Abstract: A well-known conjecture in knot theory says that the proportion of hyperbolic knots among all of the prime knots of n or fewer crossings approaches 1 as n approaches infinity. We show that this conjecture contradicts several other plausible conjectures, including the 120-year-old conjecture on additivity of the crossing number of knots under connected sum and the conjecture that the crossing number of a satellite knot is not less than that of its companion.
Abstract: A singular virtual 2-string $\alpha$ is a wedge of two circles on a closed oriented surface. Up to equivalence by virtual homotopy, $\alpha$ can be realized on a canonical surface $\Sigma_\alpha$. We use the homological intersection pairing on $\Sigma_\alpha$ to associate an algebraic object to $\alpha$ called a singular based matrix. In this talk, we show that these objects can be used to distinguish virtual homotopy classes of 2-strings and to compute the virtual Andersen--Mattes--Reshetikhin bracket of families of 2-strings.
Abstract: A knot is a circle in 3-space. A main problem in knot theory is distinguishing knots (two knots are equivalent if we can continuously deform one into the other). One way to approach this is by studying algebraic "knot invariants" — algebraic objects associated to knots, which do not change as the knot is deformed. In 1928, J. Alexander described a knot invariant, now called the Alexander polynomial. In the early 2000s, Ozsvath and Szabo constructed a powerful refinement of the Alexander polynomial, called knot Floer homology (HFK). Among other properties, it detects the genus, detects fiberedness, and gives a lower bound on the 4-ball genus. The original definition involves counting holomorphic curves in a high-dimensional manifold, and as a result can be hard to compute.
Tangle Floer homology is a new algebraic technique for studying HFK, by cutting a knot into pieces called tangles, and studying the individual pieces and their gluing. One associates a differential graded algebra (DGA) to a sequence of points, and a dg bimodule over the respective DGAs to a tangle with two sets of "ends". Given a decomposition of a knot into tangles, the derived tensor product of the bimodules associated to the pieces recovers the knot Floer homology of the glued knot. After providing a bit of general background, we'll try to sketch out a purely combinatorial definition of this invariant.
Abstract: The nonorientable 4–genus of a knot K is the minimal first Betti number of a nonorientable surface in B^4 whose boundary is K. Finding the nonorientable 4–genus of a knot can be quite intractable; existing methods exploit the relationship between nonorientable genus and normal Euler number of the nonorientable surface. In this talk, I will give an overview of the interplay between the nonorientable genus and normal Euler number of nonorientable surfaces in B^4. I will define both of these invariants and discuss their computation. In particular, when fixing a knot K, we can ask what pairs of nonorientable genus and normal Euler number are realizable for a surface whose boundary is K. We will see that both classical invariants and Heegaard–Floer invariants can be used towards answering this question.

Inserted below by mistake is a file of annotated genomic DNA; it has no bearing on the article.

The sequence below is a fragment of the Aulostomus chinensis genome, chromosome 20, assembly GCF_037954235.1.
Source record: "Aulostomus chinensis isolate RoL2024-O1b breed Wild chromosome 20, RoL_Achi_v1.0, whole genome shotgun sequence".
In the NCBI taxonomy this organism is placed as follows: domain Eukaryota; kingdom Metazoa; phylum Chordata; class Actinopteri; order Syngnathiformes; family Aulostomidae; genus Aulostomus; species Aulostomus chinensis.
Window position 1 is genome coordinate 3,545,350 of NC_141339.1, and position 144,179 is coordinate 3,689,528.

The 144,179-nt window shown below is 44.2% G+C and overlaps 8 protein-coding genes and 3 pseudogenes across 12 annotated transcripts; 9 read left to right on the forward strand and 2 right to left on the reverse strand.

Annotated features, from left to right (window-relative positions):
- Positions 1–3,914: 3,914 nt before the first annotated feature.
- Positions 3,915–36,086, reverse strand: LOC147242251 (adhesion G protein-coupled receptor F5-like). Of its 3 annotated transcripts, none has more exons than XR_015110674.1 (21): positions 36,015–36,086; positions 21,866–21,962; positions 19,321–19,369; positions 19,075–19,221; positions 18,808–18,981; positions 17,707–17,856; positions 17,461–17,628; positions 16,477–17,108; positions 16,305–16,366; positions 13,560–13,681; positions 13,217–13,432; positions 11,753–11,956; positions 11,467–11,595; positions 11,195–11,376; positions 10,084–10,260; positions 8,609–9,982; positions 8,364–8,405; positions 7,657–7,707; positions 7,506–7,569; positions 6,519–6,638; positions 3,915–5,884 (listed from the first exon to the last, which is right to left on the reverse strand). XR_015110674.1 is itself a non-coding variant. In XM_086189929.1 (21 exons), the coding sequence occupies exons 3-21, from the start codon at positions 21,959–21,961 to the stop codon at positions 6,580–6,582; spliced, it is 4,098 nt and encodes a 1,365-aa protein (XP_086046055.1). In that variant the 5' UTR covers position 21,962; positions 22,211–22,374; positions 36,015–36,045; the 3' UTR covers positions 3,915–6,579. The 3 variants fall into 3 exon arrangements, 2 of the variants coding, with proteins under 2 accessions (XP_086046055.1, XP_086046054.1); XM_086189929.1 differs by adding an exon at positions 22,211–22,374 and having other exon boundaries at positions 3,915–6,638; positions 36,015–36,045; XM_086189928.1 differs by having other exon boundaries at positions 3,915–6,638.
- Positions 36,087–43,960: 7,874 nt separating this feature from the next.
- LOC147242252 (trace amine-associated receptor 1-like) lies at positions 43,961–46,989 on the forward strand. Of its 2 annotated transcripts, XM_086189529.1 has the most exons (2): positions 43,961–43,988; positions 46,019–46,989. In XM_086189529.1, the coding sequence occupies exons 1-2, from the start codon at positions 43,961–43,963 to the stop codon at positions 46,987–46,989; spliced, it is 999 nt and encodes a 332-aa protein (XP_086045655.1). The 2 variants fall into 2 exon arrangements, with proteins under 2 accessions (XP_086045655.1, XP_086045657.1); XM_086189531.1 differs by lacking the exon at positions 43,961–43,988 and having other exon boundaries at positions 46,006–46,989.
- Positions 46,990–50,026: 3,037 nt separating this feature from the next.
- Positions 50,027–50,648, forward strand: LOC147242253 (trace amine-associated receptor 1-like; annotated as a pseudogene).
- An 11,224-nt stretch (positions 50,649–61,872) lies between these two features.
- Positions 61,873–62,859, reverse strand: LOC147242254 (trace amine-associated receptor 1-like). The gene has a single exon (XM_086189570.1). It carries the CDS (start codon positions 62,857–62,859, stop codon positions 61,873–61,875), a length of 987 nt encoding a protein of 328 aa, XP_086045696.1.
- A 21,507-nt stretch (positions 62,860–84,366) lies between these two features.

Abstract: Most of the 50-year history of the study of the set of smooth knot concordance classes, C, has focused on its structure as an abelian group. Tim Cochran and I took a different approach, namely we studied C as a metric space (with the slice genus metric) admitting many natural geometric operators. The goal was to give evidence that the knot concordance is a fractal space. However, both of these metrics are integer valued metrics and so induce the discrete topology. Subsequently, with Mark Powell, we defined a family of real valued metrics, called the q-grope metrics, that take values in the real numbers and showed that there are sequences of knots whose q-norms get arbitrarily small for q>1. However, for q>1, this metric vanishes on topologically slice knots (it is really a pseudo metric). In this talk, we define a new metric (called the tower metric) based on a new objects which we called positive and negative towers, using a combination of generalized handles and gropes. This is an interesting metric since it is related to the bipolar filtration, a filtration generalizing work of Gompf and Cochran. Using recent work of Cha and Kim on the non-triviality of the bipolar filtration of the group of topologically slice knots, we show that there are sequences of topologically slice knots whose q-norms get arbitrarily small but are never 0. This work is joint with Tim Cochran, Mark Powell, and Aru Ray.
Abstract: Let K be a link braided about an open book (B,p) supporting a contact manifold (Y,xi). K and B are naturally transverse links. We prove that the hat version of the transverse link invariant defined by Baldwin, Vela-Vick and Vertesi is non-zero for the union of K with B. As an application, we prove that the transverse invariant of any braid having fractional Dehn twist coefficient greater than one is non-zero. This generalizes a theorem of Plamenevskaya about classical braid closures.